Skip to content

Expert Estate Planning Tips

Jodi Trost | Jan 15, 2016

A lot of life is in the details, and more often than not, estate planning is overlooked. In fact, about 70% of American adults have done no estate planning which includes completing a will, setting up a trust, creating a health care directive, and establishing powers of attorney. I will explain how those four specific areas of estate planning should be addressed at any stage in life to ensure life can be lived stress-free.


Why Estate Planning is Important 

While the thought of planning for emergency and end-of-life matters is a serious topic to address, it’s very important you manage your affairs before you actually get to that stage of life. Preparation is key to living an empowered life. It doesn’t matter how much money you have, if you suffer a health crisis or are incapacitated, a judge at a probate court will supervise your care and assess your assets in what’s called a conservatorship unless you have these details documented.

Estate planning should include focus on these key areas:

  • Advance Health Care Directive
    These legally binding documents help seniors and their loved ones navigate the often-challenging end-of-life health issues in the event of incapacitation. This will ensure doctors, family, and other healthcare professionals heed wishes and there isn’t a gray area of concern for steps taken.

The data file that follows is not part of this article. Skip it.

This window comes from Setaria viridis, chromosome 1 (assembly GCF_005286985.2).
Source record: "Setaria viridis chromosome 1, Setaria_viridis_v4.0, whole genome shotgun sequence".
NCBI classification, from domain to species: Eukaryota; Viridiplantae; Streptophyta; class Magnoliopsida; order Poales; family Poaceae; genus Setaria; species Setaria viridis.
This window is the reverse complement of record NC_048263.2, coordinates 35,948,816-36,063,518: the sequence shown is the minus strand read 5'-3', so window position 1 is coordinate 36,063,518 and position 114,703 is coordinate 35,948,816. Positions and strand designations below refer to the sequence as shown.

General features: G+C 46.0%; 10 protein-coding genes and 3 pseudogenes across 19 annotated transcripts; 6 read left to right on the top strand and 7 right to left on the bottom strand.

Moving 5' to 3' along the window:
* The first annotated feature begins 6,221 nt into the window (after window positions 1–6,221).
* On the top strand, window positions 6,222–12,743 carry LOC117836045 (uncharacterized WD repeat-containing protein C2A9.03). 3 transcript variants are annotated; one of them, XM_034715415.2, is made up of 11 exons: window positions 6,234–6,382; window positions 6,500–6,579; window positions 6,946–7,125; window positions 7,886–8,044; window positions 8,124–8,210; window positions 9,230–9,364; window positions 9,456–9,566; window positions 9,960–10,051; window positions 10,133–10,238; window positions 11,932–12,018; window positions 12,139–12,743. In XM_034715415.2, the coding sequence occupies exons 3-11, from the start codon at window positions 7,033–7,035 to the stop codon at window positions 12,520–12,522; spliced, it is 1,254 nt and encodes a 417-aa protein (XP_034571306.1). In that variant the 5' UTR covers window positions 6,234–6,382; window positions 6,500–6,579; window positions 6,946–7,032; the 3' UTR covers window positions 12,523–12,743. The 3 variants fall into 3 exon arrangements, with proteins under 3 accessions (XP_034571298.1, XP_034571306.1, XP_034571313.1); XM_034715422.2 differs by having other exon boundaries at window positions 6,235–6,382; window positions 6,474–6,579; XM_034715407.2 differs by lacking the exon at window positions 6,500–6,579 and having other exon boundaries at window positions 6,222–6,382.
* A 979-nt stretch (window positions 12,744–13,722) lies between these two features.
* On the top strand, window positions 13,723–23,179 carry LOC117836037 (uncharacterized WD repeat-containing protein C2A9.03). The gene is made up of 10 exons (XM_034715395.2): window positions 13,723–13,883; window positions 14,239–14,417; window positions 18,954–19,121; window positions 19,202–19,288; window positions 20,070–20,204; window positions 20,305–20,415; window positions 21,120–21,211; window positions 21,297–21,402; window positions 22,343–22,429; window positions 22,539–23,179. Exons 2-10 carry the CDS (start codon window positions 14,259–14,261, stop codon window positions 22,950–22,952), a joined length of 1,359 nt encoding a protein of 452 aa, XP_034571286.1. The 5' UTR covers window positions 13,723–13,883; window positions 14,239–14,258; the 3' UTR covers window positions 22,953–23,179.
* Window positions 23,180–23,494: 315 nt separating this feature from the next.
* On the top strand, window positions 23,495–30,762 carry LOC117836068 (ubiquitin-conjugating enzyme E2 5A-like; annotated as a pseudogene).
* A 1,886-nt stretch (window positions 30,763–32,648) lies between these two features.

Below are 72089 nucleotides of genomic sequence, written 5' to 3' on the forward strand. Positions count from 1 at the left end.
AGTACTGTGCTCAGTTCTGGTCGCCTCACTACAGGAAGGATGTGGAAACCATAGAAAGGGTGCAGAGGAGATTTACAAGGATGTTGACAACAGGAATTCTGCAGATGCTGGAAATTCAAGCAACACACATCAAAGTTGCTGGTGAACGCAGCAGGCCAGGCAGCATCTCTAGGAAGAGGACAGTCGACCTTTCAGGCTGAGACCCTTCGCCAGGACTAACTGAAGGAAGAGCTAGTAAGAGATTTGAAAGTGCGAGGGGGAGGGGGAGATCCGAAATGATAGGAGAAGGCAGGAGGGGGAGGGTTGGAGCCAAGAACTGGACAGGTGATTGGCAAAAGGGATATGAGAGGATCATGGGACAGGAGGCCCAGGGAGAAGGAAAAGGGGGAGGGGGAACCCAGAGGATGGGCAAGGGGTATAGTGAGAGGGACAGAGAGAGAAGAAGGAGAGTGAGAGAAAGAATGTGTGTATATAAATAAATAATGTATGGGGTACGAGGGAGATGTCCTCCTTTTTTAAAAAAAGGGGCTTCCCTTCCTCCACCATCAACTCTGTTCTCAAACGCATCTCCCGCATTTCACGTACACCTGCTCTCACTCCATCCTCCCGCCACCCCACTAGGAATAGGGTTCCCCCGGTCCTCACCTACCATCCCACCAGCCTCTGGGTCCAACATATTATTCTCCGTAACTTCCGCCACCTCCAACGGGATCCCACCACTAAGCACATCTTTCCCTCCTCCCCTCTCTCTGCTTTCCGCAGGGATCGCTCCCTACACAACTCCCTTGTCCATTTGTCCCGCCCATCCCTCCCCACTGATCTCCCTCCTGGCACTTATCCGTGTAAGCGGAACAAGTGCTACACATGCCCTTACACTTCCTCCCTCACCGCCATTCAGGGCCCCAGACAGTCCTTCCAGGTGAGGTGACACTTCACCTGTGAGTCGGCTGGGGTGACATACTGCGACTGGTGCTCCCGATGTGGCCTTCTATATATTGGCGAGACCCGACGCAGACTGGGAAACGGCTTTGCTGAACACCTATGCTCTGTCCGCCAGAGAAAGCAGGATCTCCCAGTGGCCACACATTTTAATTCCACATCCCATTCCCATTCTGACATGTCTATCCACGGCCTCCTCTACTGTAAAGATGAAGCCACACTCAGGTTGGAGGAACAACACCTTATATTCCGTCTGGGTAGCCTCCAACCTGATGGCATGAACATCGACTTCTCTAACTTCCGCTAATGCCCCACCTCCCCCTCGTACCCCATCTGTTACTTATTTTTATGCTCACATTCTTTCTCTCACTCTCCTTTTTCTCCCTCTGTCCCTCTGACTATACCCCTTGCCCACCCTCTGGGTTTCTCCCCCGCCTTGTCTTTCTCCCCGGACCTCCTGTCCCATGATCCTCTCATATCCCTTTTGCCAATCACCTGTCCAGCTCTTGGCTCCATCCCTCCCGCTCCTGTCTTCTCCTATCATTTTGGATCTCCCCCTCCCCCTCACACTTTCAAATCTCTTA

• Power of Attorney
    Just as the advanced directive manages the healthcare aspect of affairs, power of attorney grants agency to an individual on another’s behalf during certain financial situations. The individual can choose who is responsible for accessing bank accounts, selling stocks, and securing senior living.
  • Living Trust or Will
    Unlike a will that is a written legal document that expresses the plan of distribution of assets upon death, a living trust will benefit individuals during their lifetime, and is then transferred to designated beneficiaries after death.
  • Estate Executor or Personal Representative 
    Your estate covers everything I just mentioned. So while there are a lot of moving pieces and consideration of your personal affairs, one person can ensure everything is organized and in alignment as it needs to be accessed. It’s natural to choose a family member or loved one for the responsibility, but it doesn’t have to be anyone within your family. The person must act in accordance of your final wishes, and an alternate person can be named in the instance the primary executor is unavailable or unwilling to act.

Walker Methodist for Transition

While estate planning covers those four topics, it also implies that how you want to live – your physical dwelling space – should be considered. Planning for the future could include where you or your loved one(s) will want to reside during life’s transitions. Walker Methodist offers independent living, assisted living, memory care, care suites, transitional care, long-term care, continuing care retirement communities, housing with services, and retirement communities for individuals aged 55 and older. Our communities are dynamic with excellent, skilled staff and a wide range of amenities for seniors looking to continue living life to the fullest.

We understand that planning for senior living can be a great challenge. Our staff is dedicated to helping you and your loved one get the answers you need on estate planning and the transition to senior living if that is what is chosen. We offer support and education on topics including advanced directives and power of attorney, as well as other estate planning tips. Let us know how we can help.

Download Your 10 Steps to Transitioning to a Senior Living Community Ebook


Subscribe to our Blog